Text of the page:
Ten fruit & veg portions a day offers 'maximum protection'

The question this latest study asked was simple: is there any health benefit from eating 10 fruit and veg portions a day - 800g worth - instead of the now recommended five?

Researchers claim upping daily intakes would prevent 7,200 cancer deaths and nearly 14,000 from strokes every year.

Up to 7.8 million deaths per year could be prevented if people were to eat 10 portions of fresh fruit and vegetables each day as opposed to the familiar "five-a-day" mantra that has been pushed by health experts in Britain for more than a decade.

The findings, published in the International Journal of Epidemiology, also evaluated the risk of dying before your time.

New advice that we should all be eating 10 portions of fruit and vegetables a day has sent social media users into meltdown - with many branding the latest guidance "impossible". Apples, pears, citrus fruits, salads, green leafy vegetables and cruciferous veg like cauliflower were highlighted as helping against heart disease and stroke, while green veg, yellow veg and cruciferous veg were shown to lower the risk of cancer.

It also meant a 31% reduction in the risk of premature death.

When it comes to fruit and vegetables, it seems that the benefits keep growing the more you eat.

The study, which analyzed 95 cases of vegetable and fruit consumption, found that while the recommended five portions of produce a day were beneficial, 10 portions were even better. Fewer than a third of British adults are thought to meet even the present target.

The team were not able to investigate intakes greater than 800 g a day, as this was the high end of the range across studies.

Thankfully, the researchers didn't any difference in benefits when the fruit and vegetables were raw vs cooked - meaning you can prepare your healthy stuff however you please.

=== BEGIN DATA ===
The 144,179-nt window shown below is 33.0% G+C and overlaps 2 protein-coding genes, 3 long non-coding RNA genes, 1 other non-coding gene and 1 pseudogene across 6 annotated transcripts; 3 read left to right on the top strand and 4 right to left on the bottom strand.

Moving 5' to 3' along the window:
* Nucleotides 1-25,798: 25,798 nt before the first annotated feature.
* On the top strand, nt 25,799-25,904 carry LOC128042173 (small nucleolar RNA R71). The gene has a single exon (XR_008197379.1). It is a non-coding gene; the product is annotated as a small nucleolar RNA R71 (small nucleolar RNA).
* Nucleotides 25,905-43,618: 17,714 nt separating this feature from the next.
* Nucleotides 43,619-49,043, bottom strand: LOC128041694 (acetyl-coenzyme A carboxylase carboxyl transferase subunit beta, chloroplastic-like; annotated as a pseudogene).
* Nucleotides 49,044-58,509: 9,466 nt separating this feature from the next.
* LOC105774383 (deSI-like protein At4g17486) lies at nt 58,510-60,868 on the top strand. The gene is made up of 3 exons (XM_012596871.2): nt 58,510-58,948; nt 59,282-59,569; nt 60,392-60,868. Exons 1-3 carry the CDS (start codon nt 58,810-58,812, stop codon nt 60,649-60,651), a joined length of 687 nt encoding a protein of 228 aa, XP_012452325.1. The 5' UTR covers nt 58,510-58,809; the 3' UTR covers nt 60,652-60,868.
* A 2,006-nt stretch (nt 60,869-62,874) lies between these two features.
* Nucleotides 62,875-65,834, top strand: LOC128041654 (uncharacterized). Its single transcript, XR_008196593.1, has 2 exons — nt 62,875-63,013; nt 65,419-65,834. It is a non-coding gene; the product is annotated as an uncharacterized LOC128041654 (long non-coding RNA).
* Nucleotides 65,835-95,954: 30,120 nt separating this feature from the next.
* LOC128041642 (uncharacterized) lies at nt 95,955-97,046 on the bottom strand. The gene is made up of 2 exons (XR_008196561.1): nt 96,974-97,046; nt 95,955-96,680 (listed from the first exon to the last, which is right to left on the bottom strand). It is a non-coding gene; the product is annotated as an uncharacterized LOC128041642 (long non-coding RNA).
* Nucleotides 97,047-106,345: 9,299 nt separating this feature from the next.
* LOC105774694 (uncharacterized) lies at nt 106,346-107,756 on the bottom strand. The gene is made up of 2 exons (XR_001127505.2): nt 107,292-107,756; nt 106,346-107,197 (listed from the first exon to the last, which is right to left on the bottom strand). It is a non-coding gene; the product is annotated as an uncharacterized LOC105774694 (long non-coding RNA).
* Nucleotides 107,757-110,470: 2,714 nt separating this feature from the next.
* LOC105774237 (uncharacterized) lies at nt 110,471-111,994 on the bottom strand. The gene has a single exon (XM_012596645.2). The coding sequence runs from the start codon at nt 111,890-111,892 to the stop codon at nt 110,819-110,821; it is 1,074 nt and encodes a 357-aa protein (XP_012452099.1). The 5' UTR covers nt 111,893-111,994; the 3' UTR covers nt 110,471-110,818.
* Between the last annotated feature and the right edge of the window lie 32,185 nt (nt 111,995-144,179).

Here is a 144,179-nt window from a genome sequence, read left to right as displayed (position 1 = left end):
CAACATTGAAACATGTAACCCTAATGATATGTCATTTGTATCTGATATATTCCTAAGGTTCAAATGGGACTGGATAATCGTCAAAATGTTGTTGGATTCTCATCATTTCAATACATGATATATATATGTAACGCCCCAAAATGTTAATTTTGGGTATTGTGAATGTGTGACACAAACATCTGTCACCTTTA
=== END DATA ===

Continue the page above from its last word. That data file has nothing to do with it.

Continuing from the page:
Specifically, they claimed that vegetables such as spinach, peppers and cauliflower are effective in lowering the risk of cancer.

Including these food items has been shown to reduce cholesterol and blood pressure and boost the immune system, Dr Aune said.

'This may be due to the complex network of nutrients they hold. "For instance they contain many antioxidants, which may reduce DNA damage, and lead to a reduction in cancer risk", Dr Aune said.

He added that compounds called glucosinolates in cruciferous vegetables, such as broccoli, activate enzymes that may help prevent cancer.

To help you with that, here's five tips for eating more fruit and veg. This is why it is important to eat whole plant foods to get the benefit, instead of taking antioxidant or vitamin supplements (which have not been shown to reduce disease risk).

The average United Kingdom intake of fruit and vegetables is four portions a day, with just a quarter of men aged 19 to 64 hitting the target, and 28 per cent of women.

  • Joanne Flowers